PHP prepared statements
Last Updated: 05 January, 2024

Use Prepared Statements in PHP and MySQL with examples


When we want to do database operations, we write SQL statements against the database. You can either directly write the query or write it as a template while working in PHP. The prepared statement is about the query template. So, you create the template first using a placeholder for the parameter values and then send the actual values for the parameters before executing the query.

As an example, if we want to select employee details for a specific employee, we can use the SQL statement directly as below:


Using PHP prepared statement, we will write the query using a placeholder for the emplid:


A "?" is used for the placeholder and while executing we will bind the actual value with the placeholder. We will see how we can execute it later in this topic.

Why do we need to use prepared statements?

There are several advantages of using prepared statements

  1. If you want to execute the same statements multiple times with different parameter values, then prepared statements reduce the parsing time for the SQL statements. Because, once a query template is created, it is parsed by the server once only, but you can run the already parsed query multiple times. That means, the next time you run the same query with different parameter values, the query is already parsed, server just executes it with the new values. As a result, it saves time for the query execution. So, even if your query does not have a parameter (no WHERE condition), still you should use prepared statements.
  2. Similarly, while binding the parameter values, you are not sending the whole query, you are just sending the values. So, the prepared statement reduces the bandwidth to the server.
  3. The major advantage of using a prepared statement is that it works well against SQL injection. You can see that the parameter values are separated from the query template. As a result, it is safe from attackers since these values are sent using a different protocol.

Overall, prepared statements are efficient, faster and secure compared to direct SQL statements.

How the prepared statements work?

  1. You write the SQL query template using "?" in place of actual values for the parameters.
  2. The server parses it and stores the query template for its execution later.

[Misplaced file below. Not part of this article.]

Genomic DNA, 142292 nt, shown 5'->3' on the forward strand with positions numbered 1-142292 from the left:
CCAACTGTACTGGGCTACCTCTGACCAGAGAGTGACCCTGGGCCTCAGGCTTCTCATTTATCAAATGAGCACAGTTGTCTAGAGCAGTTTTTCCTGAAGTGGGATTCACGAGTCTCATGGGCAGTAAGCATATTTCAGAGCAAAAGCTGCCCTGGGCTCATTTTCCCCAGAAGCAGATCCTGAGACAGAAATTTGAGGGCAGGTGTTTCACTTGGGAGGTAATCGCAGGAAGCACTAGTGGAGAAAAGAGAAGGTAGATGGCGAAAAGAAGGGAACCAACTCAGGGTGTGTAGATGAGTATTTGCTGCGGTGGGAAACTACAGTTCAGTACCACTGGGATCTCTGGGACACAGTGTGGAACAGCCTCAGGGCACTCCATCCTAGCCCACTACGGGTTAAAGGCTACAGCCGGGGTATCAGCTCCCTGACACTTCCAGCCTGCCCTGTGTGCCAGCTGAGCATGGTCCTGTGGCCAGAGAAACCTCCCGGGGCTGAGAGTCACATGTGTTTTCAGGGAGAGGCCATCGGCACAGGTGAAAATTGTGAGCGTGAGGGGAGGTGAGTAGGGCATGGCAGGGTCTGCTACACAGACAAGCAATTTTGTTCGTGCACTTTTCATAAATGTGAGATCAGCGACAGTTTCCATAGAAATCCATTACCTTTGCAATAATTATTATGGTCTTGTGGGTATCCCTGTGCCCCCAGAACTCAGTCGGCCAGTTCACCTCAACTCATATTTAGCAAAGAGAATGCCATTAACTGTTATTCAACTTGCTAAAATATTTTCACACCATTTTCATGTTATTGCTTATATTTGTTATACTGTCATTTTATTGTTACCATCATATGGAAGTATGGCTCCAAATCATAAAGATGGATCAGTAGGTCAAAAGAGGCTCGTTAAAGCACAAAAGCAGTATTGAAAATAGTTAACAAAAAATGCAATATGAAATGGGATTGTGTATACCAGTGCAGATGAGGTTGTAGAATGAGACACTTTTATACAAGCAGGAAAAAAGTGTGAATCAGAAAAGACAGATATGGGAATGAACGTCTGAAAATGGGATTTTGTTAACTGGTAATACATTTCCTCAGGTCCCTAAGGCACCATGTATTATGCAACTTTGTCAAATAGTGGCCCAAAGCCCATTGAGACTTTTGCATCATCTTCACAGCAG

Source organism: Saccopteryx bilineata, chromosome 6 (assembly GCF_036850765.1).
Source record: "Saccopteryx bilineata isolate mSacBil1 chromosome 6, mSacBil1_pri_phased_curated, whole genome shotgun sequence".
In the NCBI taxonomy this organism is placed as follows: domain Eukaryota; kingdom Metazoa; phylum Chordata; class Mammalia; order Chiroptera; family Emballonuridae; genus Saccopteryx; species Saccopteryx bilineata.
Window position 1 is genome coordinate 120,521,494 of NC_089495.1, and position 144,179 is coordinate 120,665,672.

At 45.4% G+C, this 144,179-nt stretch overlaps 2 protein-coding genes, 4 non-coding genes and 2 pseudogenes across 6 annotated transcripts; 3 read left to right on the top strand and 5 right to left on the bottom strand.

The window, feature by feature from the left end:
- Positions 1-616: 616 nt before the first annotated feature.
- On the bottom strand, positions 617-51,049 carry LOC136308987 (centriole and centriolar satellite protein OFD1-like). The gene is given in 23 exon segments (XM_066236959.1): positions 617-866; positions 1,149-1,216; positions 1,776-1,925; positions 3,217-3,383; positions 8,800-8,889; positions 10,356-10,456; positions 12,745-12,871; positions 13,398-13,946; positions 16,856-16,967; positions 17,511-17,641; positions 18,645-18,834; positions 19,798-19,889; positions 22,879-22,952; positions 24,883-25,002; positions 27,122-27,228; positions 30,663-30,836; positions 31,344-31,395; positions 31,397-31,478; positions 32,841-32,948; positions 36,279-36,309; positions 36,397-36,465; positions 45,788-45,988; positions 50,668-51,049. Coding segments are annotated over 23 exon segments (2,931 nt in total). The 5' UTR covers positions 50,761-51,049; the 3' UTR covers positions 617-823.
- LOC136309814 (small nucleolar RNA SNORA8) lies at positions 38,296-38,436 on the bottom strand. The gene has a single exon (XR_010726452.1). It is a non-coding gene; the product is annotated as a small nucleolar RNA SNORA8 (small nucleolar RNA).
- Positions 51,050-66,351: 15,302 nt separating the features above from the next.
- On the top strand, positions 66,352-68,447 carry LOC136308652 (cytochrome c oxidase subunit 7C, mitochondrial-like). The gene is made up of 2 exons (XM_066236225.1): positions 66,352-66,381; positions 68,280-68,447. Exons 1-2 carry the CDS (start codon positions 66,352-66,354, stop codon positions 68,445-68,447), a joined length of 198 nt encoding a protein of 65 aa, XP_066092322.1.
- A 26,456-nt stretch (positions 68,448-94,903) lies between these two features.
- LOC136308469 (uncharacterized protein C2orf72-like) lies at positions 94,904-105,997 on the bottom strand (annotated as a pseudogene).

3. You bind the actual values with the placeholders.
  4. The server executes the already parsed query with the supplied values for the parameters.

How to use prepared statements in PHP?

We are now going to discuss how we can write and execute the SQL queries (INSERT, SELECT, UPDATE and DELETE) using prepared statements in PHP and MySQL.

  1. Prepared statement for SELECT query
  2. Prepared statement for INSERT query
  3. Prepared statement for UPDATE query
  4. Prepared statement for DELETE query

Prepared statement for SELECT query

A SELECT query can return a single row or multiple rows. So, we will see how we can use prepared statements for both types of SELECT queries.

Select query returning a single row

Here we are looking for a single row output from the query.

  • Write the SELECT statement using the WHERE condition with a "?" for the parameter value/s.
  • Prepare the statement - use prepare() method
  • Bind the parameter/s with the actual value/s - use bind_param() method
  • Execute the statement - use execute() method
  • Get the result - use get_result() method
  • Fetch the row as an associative array - use fetch_assoc() method
  • Display the output from the array

Let us see the below SELECT statement that returns a single row:

  // Prepare a select statement
  $sql = "SELECT * FROM users WHERE user_id = ?";
  if($stmt = $conn->prepare($sql)){
     $stmt->bind_param("s", $uid);  // bind parameter
     $uid = 'joe';
     if ($stmt->execute()){  // execute the query
         $result = $stmt->get_result();  // get the result output
         if ($result->num_rows == 1){  // check the number of rows